Recording the mechanic’s lien is not the end of the story in keeping your lien “live,” however. If you simply record the lien and do nothing, it may end up unenforceable. I will talk more about that in future blog posts.
This post does not contain legal advice. If you need legal advice, please contact the real estate attorneys at Underhill & Underhill, P.C. to set up a consultation.
Posted on July 10, 2012
I have previously talked about what a mechanic’s lien is, and some of the basics in drafting one. Today, I want to discuss how you go about recording a mechanic’s lien. Only when the mechanic’s lien is recorded in the right office, on time, does it become effective. The easiest way to record the lien, of course, is to hire an attorney or other professional to handle the details for you.
Each County in Colorado has an office called the Clerk and Recorder. This office maintains a list of documents, such as deeds, showing who owns real property within the County. They also keep records of who has an interest in each parcel of property, including liens against real property. They do not record documents by the property address or legal description, because these things can change over time. Instead, they record documents by “Grantor,” the person giving away the property, or the debtor in the case of a lien, and by “Grantee,” the person receiving the property, or the creditor in the case of a lien.
Once your mechanic’s lien is properly drafted and a copy has been timely sent to the property owner, you need to record (or, formally file it) with the Clerk and Recorder. Recording it in the right Clerk and Recorder’s office is essential. To do this, you bring two copies of the lien to the Clerk and Recorder in the County where the property is located. The Clerk will then charge you a nominal recording fee based on the number of pages you are recording, and give you a file-stamped copy of the lien for your records. At that point, the world has notice of your lien against the property.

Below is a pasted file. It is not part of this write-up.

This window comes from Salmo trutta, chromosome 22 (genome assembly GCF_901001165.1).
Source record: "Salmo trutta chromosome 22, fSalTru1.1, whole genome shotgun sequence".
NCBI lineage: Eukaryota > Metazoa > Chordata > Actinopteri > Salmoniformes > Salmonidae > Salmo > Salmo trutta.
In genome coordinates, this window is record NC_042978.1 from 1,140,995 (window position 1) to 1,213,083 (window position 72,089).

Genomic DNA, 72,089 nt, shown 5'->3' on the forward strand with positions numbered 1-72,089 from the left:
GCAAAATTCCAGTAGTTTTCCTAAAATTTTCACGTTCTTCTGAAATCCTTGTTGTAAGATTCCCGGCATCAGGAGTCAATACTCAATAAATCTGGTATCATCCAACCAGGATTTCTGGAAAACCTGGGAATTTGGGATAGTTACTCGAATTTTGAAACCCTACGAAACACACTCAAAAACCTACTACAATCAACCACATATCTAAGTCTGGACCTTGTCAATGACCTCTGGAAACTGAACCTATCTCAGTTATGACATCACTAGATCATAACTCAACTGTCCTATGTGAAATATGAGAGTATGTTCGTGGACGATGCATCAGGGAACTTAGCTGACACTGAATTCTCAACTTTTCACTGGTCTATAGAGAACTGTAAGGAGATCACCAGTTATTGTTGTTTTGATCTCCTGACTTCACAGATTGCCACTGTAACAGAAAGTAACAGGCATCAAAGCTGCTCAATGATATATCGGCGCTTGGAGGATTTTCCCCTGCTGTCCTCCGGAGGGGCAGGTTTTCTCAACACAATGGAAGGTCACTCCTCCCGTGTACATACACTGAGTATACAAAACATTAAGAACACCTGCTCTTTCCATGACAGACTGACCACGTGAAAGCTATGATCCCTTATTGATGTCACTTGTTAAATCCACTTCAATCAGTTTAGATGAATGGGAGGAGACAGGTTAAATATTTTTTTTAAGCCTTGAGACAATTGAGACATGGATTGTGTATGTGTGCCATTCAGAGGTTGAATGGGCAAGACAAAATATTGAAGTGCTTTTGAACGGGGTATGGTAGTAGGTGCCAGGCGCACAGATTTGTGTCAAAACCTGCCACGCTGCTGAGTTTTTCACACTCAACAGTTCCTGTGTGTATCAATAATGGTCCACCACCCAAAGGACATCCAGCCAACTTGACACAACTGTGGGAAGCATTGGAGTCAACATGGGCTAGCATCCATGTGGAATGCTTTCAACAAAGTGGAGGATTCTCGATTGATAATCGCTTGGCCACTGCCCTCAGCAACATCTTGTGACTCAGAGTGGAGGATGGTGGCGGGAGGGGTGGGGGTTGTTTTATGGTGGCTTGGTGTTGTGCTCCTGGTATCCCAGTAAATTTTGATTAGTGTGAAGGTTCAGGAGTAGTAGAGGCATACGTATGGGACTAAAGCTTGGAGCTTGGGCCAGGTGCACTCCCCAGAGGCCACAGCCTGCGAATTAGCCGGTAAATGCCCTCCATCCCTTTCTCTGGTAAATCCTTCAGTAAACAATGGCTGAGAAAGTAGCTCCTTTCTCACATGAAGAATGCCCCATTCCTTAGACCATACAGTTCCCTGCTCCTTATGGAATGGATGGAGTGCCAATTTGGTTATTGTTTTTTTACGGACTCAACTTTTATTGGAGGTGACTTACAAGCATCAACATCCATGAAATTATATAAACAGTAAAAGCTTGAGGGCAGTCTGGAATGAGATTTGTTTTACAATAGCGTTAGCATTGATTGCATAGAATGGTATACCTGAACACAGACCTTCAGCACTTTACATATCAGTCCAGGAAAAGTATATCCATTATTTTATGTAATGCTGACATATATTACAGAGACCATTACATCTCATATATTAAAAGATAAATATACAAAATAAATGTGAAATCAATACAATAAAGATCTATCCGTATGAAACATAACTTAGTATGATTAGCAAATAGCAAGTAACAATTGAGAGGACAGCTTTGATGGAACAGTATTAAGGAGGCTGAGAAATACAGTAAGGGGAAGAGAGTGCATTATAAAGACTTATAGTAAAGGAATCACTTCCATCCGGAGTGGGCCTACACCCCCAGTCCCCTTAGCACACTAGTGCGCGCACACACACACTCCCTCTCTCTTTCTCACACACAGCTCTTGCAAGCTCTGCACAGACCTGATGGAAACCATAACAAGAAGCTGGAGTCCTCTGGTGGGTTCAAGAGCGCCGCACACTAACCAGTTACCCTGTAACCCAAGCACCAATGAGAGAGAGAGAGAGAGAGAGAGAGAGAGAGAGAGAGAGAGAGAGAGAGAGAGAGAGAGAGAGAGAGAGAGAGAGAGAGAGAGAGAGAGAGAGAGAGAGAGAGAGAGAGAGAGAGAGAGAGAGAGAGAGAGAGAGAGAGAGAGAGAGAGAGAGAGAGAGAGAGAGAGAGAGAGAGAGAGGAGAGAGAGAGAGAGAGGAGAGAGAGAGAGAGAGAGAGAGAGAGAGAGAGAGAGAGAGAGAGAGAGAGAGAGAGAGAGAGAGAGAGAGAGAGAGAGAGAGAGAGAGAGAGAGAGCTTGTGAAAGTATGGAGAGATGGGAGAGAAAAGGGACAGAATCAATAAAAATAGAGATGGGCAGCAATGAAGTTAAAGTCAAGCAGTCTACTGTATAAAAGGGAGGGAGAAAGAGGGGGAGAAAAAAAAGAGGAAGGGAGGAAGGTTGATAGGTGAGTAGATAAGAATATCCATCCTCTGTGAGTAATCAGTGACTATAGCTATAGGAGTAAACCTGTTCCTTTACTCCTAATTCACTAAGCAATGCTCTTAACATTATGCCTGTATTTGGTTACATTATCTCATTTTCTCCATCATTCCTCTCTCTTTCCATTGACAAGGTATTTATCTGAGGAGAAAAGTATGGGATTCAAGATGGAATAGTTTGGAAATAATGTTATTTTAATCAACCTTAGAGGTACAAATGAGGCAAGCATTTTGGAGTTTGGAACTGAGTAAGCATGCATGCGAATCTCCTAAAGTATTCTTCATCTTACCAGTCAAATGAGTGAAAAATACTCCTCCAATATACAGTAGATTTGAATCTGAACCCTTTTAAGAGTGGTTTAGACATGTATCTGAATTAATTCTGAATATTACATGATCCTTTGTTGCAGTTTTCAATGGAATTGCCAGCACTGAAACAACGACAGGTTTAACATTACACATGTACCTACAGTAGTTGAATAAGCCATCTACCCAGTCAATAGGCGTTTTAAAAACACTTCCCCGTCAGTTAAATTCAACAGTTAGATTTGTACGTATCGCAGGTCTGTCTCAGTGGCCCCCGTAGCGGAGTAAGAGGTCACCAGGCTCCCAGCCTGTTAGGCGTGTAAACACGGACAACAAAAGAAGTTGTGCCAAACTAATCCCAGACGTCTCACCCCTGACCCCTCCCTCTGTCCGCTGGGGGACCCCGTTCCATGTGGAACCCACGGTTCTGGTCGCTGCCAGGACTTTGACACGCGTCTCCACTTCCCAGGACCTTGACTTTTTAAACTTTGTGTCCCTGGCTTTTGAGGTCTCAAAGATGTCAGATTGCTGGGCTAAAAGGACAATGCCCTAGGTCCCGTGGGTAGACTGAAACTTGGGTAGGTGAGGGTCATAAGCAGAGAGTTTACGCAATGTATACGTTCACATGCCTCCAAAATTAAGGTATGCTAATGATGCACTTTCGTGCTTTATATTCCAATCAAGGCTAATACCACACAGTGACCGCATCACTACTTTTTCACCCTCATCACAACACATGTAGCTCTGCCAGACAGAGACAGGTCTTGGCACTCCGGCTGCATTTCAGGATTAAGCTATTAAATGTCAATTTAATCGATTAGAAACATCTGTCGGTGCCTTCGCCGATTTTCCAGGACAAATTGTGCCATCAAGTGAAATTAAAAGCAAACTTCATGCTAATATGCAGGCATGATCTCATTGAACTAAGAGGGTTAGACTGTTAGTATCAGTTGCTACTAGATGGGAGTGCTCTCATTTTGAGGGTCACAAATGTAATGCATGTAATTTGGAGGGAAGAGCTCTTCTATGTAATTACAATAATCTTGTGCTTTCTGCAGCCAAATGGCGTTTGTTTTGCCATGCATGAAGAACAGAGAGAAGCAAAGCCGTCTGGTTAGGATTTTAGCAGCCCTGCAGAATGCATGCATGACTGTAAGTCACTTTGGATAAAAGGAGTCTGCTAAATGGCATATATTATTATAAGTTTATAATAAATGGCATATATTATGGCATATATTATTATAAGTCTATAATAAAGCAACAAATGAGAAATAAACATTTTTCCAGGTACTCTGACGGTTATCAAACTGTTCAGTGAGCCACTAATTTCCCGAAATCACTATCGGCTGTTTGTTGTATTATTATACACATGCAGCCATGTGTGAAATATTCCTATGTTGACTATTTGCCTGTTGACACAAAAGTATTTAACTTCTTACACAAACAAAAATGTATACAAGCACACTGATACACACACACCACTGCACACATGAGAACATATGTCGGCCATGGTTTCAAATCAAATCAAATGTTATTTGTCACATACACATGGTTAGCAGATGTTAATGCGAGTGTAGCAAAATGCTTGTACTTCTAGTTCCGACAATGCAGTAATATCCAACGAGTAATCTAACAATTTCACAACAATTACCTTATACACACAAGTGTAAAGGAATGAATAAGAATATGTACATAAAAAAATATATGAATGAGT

People frequently make the mistake of filing their lien in the wrong County. If the property is in Arapahoe County, but you recorded your mechanic’s lien in Denver County, the lien is no good. That is because it was filed in a different County than where the property is located. The purpose of the public records system is to give the world notice of interests in real property. No one looking for a lien against the Arapahoe County property will be searching the records of the Clerk and Recorder of Denver County.
Some Counties allow you to record mechanic’s liens by mail, but there are advantages to doing so in person that I will discuss in future blog posts.
This post does not contain legal advice. If you need legal advice, please contact the real estate attorneys at Underhill & Underhill, P.C. to set up a consultation.
Posted on July 7, 2012
On June 6, 2012, on the eve of the hail season, Governor Hickenlooper signed into law Senate Bill 12-038, nicknamed the Colorado Consumer Protection Residential Roofing Bill. We have written about some of the requirements of this law before.
The new roofing law outlaws a particular sales practice directed to homeowners who would be able to pay for needed roof repairs by making a claim under their property and casualty insurance policy. Virtually all of these policies have a deductible, which the homeowner is responsible for paying. Sometimes, a roofing sales rep offers to help the homeowner with the deductible in order to encourage them to sign up for roofing services.
Under the new law, however, roofers are prohibited from offering to pay, waive or rebate some or all of a homeowner’s deductible in order to get the job. If the insurance company learns that the contractor has made an offer of this nature, it can disqualify the roofer from the job. Then, the homeowner has to start over with a new roofing contractor, and the first roofer has lost the job — and maybe other jobs, too, since the insurance company will be alerted to the roofer’s sales practices.
More information about the Colorado Consumer Protection Residential Roofing law is in last month’s blog and is posted on our website.